Written by John Watters
In contrast to the warm group reception we received at the convent in Vrbove, a solitary nun was waiting for us in the light rain outside Doksany convent.
It wasn’t a snub: The sisters here are cloistered, and engage only as necessary with those outside the walls of the convent.
Sister Augustina, who had represented Doksany during the General Chapter in De Pere in 2012, welcomed us in English, then brought us to marvel at the stunning baroque church attached to this convent in a tiny village a half hour from Prague. Like the churches we had seen at Schlägl, Roggenburg and Geras, this one invited silent awe at its baroque statues, paintings, relics and exquisite woodwork. (If these churches don’t inspire you to enroll in an art history class, I don’t know what would; the spectacular works they contain beg for a deeper understanding of the artists, their times and their intentions.)
We had a special moment in the church when Sara Tutskey, one of our traveling party and an accomplished organist, was permitted to play a few notes on the church’s magnificent organ. She has had the opportunity to sit at the fine instrument at St. Norbert Abbey in De Pere, but this was undoubtedly her first chance to play in a baroque church hundreds of years old, beneath magnificent frescoes. It was a treat for all of us, to be sure.
Leaving the church, we had a bit of a surreal moment. We exited the 18th-century worship space and found ourselves standing in an even older, medieval town square. But it only extended upward about 15 feet, and the street ran only as far as a corner perhaps 20 yards distant. What’s more, the imposing stone walls of the “town” gave off an odd sound when tapped … more like plywood.
This was a film set – for an ongoing TV series having something to do with musketeers. The walls were of painted canvas, and were indeed backed with plywood.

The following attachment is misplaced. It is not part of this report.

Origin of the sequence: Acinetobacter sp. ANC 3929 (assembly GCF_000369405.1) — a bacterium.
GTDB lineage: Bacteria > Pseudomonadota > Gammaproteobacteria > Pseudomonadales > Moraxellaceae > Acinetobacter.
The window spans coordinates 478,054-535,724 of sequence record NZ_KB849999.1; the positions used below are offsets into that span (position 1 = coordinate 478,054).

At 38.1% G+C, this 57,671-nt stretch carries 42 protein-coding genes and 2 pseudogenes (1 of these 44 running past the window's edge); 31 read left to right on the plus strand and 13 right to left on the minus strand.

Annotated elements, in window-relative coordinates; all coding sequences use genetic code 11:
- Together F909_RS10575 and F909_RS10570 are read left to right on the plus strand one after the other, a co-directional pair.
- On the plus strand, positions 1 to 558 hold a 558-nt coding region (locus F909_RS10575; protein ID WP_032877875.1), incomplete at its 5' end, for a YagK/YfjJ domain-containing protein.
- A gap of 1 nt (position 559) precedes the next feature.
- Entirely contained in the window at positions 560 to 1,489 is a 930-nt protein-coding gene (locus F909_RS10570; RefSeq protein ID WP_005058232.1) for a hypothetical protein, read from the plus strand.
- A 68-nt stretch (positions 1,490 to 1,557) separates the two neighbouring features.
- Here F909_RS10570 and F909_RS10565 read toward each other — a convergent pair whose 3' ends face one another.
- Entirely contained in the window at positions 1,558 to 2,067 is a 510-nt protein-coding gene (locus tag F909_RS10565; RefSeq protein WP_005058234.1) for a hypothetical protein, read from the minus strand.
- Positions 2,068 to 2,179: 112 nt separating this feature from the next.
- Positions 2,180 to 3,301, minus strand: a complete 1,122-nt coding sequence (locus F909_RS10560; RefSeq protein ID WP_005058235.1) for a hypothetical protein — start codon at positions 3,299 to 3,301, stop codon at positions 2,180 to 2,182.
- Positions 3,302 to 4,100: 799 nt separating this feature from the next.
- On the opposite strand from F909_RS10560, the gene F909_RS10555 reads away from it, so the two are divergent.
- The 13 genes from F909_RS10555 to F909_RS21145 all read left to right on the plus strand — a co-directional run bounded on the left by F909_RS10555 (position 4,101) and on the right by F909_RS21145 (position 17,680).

For some reason, beautiful, ancient Doksany was deemed the perfect location to disguise with a completely different version of reality. It was as if you decided that the ideal place to put your paint-by-numbers unicorn masterpiece was smack dab in front of the Mona Lisa.
To make matters worse, the unquestionably needy sisters of Doksany receive no money for their inconvenience, or for the affront to their aesthetics.
Where the grounds weren’t given over to serving the needs of Athos, Porthos and Aramis, they were a romantic mix of weathered sculpture, gently crumbling stucco walls and absolutely massive trees of many varieties, each hundreds of years old.
There was one tree in particular we were there to see. A ginko behind the former abbess’ residence was planted in 1627, when St. Norbert’s remains were transported from Magdeburg Cathedral, which had for decades past been in Protestant hands, to Strahov Abbey in Prague. The traveling party stopped along the way at Doksany, and planted this tree in memoriam.
The region was in the midst of the Thirty Years’ War, which saw widespread death and destruction (the Czech region alone lost about a third of its population). Catholic convents and abbeys were often either direct targets or collateral damage during this and other conflicts. So it wouldn’t seem to be a time for taking the long view with such activities as tree planting. (Comedian George Burns, late in life, said, “At my age, I don’t even buy green bananas.” One could forgive the Norbertines and other orders for having such an outlook in the 1600s.)
But as we’ve seen time and again on this tour, Norbertines have a remarkable will to endure and a seemingly unshakeable conviction that they will do so. From the monasteries that have rebuilt after countless disasters, to the houses that have been reestablished after being dormant for a century, to the sisters of Vrbove who persevered for over 20 years until they were able to return to their convent, the order has exhibited a resilience, and, I guess, an optimism that could only come from deep faith.
So I think there was a certainty among that traveling party in 1627 that there would be a Doksany far in the future, whose residents would know the history of their tree and pause in its shade to reflect – just as there was a certainty in the heart of Fr. Anselm Keefe, when he planted a multitude of saplings on our own once-barren campus in De Pere, that there would still be a college there to enjoy their rich green canopy nearly a century afterward.